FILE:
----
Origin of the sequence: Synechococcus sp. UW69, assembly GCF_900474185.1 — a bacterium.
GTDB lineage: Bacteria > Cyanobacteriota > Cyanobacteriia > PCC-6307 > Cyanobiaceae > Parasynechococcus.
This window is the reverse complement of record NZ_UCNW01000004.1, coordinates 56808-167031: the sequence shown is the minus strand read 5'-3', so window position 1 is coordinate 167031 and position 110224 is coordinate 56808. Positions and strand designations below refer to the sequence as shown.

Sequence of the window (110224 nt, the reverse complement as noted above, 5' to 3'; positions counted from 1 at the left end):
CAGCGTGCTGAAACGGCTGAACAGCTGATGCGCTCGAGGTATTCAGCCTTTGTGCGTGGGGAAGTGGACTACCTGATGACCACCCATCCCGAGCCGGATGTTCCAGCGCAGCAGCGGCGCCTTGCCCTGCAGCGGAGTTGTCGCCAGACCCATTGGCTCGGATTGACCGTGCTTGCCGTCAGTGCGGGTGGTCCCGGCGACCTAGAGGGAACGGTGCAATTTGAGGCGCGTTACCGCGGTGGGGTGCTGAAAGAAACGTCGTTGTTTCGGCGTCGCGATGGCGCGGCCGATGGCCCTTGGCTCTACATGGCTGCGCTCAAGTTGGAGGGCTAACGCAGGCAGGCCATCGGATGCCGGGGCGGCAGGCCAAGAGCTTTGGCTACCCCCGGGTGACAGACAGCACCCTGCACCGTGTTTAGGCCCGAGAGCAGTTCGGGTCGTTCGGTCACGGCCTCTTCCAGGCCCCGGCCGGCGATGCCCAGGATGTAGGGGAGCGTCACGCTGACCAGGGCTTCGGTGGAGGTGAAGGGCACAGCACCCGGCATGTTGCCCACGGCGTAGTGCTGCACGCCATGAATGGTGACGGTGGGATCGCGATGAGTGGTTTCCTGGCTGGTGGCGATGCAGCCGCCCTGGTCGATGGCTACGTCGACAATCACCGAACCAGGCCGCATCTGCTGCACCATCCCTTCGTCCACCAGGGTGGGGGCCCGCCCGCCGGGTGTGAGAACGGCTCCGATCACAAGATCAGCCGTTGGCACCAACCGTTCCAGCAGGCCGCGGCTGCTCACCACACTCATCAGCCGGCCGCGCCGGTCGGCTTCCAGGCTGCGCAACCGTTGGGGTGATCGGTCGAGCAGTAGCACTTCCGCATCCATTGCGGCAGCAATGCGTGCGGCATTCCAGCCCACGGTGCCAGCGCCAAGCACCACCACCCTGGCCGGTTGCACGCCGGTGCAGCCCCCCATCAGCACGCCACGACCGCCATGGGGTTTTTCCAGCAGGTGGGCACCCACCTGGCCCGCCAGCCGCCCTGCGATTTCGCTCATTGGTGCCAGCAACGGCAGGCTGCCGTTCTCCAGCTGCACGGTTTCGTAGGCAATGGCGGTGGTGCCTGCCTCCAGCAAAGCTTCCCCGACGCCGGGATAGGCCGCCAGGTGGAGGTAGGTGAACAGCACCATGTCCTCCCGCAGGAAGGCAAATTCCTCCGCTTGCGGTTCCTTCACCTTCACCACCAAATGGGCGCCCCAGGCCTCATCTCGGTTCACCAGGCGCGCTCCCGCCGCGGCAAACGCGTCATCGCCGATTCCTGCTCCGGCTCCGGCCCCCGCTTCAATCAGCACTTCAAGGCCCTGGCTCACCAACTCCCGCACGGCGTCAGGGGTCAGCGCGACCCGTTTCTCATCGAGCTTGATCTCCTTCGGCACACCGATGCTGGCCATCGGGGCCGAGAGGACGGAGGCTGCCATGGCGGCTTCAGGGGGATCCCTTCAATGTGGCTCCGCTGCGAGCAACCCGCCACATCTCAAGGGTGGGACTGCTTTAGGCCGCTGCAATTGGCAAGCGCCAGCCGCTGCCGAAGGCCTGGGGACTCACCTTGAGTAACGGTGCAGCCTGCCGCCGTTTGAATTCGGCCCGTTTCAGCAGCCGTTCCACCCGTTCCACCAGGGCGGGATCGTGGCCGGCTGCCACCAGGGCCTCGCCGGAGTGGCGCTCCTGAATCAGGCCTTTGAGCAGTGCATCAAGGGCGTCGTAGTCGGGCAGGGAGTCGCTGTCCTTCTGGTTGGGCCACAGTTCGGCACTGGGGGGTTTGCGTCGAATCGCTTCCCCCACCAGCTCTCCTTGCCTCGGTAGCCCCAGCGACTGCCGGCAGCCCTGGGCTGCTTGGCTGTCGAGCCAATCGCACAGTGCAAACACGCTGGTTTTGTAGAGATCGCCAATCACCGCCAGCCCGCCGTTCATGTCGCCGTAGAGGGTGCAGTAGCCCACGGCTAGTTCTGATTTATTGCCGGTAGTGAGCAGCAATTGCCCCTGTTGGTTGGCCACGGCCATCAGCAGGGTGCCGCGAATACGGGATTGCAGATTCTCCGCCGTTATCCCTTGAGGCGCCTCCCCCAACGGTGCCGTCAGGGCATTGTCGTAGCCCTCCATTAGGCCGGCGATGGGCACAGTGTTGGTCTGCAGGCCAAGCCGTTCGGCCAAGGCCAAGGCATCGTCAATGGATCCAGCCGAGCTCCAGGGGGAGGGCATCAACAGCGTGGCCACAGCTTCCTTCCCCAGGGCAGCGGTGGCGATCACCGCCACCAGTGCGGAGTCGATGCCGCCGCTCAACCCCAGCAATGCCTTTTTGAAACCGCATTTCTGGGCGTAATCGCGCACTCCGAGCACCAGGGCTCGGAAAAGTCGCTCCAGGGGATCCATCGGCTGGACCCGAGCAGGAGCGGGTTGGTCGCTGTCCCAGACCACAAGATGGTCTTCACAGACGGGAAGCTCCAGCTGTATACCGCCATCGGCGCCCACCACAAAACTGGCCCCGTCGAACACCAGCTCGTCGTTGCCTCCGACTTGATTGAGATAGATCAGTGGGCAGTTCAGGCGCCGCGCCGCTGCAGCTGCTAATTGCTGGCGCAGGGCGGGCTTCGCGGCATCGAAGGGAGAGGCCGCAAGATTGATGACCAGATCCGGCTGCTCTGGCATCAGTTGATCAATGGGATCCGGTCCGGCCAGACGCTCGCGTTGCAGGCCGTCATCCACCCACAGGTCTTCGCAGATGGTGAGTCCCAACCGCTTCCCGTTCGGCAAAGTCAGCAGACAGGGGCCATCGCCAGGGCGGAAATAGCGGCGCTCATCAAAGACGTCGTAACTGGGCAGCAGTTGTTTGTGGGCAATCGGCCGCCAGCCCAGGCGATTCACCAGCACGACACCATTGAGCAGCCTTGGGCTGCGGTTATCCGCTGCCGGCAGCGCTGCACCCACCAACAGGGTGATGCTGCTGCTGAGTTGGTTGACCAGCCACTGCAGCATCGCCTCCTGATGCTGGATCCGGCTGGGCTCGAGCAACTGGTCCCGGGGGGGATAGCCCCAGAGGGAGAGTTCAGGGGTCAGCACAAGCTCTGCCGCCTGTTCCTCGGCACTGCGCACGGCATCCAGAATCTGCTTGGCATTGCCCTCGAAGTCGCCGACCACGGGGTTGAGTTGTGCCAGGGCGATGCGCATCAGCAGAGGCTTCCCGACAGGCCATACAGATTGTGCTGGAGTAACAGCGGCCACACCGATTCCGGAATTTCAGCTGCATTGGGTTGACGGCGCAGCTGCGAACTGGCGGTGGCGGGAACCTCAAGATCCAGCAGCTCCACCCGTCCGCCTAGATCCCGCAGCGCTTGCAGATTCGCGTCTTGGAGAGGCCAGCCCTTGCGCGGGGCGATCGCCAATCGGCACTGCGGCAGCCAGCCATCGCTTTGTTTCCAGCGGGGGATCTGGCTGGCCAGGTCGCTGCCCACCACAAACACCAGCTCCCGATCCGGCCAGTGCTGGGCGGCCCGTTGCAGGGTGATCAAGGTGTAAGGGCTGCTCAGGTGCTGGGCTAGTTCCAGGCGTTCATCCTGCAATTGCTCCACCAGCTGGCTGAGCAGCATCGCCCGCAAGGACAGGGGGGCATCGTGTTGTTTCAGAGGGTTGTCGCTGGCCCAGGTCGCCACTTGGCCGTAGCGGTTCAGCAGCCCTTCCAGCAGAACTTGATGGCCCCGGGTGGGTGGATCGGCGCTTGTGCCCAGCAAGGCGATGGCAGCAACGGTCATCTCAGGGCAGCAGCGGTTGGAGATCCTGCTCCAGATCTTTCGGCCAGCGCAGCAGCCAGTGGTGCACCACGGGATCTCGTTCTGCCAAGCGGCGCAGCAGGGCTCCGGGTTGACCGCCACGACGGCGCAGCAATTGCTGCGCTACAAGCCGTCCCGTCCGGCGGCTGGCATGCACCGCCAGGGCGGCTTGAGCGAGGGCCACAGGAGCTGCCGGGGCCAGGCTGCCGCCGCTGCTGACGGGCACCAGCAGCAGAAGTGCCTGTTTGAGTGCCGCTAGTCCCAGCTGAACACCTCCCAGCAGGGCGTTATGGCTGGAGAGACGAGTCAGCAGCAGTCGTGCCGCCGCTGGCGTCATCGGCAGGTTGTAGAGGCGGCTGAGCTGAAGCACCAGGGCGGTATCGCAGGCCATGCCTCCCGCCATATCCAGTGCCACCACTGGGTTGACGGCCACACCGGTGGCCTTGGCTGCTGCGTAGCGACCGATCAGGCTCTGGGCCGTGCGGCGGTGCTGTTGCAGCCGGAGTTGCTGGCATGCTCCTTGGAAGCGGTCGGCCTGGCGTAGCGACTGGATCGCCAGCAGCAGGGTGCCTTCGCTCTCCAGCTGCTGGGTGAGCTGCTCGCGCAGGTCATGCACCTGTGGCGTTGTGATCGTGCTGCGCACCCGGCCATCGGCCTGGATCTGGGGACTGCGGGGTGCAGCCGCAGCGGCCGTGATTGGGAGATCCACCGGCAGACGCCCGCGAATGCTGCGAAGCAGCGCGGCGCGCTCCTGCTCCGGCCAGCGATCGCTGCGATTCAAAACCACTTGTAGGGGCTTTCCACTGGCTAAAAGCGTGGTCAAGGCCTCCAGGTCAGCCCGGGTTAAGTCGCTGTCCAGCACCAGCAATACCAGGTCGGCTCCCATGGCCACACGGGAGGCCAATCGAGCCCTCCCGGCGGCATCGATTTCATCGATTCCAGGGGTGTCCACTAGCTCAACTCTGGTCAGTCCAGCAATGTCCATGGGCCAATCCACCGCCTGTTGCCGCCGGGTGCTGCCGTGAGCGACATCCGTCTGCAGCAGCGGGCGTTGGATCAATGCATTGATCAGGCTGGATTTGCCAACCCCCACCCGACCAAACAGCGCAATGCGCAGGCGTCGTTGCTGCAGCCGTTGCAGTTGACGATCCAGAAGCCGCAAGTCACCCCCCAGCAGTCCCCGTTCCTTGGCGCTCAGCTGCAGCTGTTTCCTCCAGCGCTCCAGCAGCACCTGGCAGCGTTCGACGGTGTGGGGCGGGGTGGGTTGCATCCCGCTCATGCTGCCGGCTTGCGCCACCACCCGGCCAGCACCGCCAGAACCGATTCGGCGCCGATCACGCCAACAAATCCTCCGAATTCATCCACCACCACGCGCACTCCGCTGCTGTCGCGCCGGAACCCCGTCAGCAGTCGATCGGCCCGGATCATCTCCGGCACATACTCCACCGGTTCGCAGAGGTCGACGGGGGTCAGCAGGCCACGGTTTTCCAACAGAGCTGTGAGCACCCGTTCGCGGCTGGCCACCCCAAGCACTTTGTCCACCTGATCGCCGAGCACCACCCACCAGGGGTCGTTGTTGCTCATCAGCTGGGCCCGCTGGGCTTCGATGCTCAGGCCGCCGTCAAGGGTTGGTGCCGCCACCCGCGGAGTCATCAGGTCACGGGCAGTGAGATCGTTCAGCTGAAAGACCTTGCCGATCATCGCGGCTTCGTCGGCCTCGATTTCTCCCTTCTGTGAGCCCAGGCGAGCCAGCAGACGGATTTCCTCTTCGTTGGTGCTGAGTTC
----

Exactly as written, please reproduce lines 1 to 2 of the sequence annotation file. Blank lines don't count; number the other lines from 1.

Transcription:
Origin of the sequence: Synechococcus sp. UW69, assembly GCF_900474185.1 — a bacterium.
GTDB lineage: Bacteria > Cyanobacteriota > Cyanobacteriia > PCC-6307 > Cyanobiaceae > Parasynechococcus.